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CHICAGO – When Pastor Corey Brooks went to the rooftop on that cold November night to begin his 100-day vigil against the unacceptable violence and poverty on the South Side of Chicago, the solitary act forced many Americans to look within themselves, consciously or unconsciously. For years, Americans lectured from the comforts of their homes that the War on Poverty, welfare, man-in-the-house rules and culture were to blame. They are not wrong. Yet these complaints achieved little other than the self-flattery of their intelligence. Then the pastor went onto the roof, an act that essentially called out the rest of us. Do we continue with complaints and do nothing, or do we look within and come alongside the pastor in faith and goodwill to help him through these uncharted waters?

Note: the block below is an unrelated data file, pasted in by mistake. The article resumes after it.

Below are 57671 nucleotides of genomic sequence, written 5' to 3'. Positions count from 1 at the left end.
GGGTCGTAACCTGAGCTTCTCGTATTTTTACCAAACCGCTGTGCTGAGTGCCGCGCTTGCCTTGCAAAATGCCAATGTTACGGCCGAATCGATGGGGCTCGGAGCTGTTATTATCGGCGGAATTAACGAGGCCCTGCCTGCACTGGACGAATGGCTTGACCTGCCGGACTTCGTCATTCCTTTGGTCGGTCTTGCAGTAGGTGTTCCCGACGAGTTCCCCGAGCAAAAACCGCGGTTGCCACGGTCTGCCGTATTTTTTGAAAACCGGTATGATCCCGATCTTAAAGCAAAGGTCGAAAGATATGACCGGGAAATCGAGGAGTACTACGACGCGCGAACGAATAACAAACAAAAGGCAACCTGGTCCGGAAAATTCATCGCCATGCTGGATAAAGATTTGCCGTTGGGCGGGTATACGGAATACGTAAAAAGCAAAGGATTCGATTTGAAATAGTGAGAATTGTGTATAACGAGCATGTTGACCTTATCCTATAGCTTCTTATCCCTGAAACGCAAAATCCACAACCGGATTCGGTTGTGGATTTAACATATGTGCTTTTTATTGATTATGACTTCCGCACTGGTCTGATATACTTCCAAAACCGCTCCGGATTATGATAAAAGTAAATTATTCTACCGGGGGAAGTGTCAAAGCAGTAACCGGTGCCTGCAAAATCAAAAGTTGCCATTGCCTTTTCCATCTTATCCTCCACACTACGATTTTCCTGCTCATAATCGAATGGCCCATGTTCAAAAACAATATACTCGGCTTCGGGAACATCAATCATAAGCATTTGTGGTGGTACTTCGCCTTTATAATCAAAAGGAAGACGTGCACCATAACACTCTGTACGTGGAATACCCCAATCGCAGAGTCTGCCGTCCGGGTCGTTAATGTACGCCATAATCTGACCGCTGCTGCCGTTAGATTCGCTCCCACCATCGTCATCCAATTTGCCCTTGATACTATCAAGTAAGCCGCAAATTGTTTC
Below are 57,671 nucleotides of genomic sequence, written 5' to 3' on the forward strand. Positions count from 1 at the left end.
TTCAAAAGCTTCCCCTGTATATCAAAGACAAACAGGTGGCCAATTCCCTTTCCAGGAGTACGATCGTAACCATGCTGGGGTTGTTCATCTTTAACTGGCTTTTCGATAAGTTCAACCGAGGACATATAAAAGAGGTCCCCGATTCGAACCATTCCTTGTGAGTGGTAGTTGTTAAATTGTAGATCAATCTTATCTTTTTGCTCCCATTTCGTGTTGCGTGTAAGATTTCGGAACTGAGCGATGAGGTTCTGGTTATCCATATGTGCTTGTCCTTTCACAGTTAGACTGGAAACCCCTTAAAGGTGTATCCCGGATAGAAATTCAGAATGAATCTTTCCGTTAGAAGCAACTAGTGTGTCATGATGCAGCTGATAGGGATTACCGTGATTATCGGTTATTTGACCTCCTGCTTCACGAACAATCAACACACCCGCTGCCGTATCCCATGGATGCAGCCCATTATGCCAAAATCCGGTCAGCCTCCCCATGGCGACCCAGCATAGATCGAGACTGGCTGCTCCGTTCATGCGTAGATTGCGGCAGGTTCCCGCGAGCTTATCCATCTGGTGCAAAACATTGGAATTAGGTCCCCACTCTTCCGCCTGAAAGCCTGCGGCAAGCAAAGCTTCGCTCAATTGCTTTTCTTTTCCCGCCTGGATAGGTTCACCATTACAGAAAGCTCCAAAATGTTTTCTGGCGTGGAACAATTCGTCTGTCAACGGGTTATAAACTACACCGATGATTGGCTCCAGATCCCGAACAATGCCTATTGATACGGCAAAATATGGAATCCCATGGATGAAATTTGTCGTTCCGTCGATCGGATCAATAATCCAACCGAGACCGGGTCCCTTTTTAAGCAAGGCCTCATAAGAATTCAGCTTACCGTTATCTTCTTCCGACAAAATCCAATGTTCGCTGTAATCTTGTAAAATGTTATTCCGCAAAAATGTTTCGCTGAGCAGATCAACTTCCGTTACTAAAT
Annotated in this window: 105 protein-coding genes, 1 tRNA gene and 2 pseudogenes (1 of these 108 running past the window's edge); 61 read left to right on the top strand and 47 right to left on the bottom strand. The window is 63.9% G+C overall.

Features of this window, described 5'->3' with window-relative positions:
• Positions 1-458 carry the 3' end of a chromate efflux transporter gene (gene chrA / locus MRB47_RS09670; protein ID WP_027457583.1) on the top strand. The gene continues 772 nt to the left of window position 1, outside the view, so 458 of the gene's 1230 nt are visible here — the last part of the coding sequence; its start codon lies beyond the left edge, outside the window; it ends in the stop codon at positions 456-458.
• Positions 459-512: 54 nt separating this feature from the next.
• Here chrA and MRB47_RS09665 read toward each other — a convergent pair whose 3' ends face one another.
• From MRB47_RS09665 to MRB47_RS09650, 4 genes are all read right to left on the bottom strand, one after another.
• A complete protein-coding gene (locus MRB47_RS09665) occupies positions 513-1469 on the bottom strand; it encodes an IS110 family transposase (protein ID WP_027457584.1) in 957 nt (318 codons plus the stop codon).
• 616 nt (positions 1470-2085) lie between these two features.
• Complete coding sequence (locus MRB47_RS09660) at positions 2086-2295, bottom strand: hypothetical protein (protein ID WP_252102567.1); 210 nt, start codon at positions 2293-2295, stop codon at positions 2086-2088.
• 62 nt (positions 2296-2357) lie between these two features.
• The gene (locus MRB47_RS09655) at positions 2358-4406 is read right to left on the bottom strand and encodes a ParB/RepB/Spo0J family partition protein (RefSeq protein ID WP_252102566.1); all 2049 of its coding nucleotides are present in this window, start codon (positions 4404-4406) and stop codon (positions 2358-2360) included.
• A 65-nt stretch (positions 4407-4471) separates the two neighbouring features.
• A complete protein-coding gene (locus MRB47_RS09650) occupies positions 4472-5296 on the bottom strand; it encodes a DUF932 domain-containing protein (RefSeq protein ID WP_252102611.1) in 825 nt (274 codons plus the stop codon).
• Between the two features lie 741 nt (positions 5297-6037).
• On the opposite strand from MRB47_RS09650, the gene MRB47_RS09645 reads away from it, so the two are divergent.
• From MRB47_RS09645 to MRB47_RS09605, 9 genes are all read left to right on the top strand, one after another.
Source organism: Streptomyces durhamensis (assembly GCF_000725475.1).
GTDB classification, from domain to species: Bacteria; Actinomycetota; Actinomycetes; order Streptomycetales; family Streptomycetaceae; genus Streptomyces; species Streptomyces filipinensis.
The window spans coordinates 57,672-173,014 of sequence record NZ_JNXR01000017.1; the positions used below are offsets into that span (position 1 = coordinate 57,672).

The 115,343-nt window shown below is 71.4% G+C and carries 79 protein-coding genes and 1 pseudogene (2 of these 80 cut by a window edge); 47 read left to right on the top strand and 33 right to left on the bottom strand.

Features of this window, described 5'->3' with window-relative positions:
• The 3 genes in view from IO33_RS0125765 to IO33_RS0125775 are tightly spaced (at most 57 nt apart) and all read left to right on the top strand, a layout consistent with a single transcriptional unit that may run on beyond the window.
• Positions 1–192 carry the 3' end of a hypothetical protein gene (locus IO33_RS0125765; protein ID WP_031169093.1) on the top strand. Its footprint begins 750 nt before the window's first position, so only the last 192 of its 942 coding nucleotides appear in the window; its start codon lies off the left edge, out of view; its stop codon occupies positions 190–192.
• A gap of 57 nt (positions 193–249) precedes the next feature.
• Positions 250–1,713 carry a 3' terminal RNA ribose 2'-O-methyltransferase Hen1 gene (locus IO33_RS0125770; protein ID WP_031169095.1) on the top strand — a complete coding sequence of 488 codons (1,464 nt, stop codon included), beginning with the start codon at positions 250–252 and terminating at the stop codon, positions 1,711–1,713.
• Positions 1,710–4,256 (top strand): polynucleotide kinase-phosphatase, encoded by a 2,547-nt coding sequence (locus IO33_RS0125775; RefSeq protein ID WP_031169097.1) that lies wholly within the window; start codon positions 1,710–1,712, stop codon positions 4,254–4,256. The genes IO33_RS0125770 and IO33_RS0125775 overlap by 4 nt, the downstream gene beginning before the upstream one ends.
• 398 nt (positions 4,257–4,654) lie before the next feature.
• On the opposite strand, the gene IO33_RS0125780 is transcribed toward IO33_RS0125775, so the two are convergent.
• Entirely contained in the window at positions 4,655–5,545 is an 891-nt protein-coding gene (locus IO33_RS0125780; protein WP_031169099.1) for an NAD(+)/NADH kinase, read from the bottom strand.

Paul Glyman decided to come alongside the pastor. Glyman serves as a pastor himself at the West Hills Community Church in the Chicago suburb of Westmont. He certainly did not have to journey to the South Side for the pastor’s 55th day of his rooftop vigil, but he did, and the pastor was deeply appreciative.
“Paul, when we talk about unity and we talk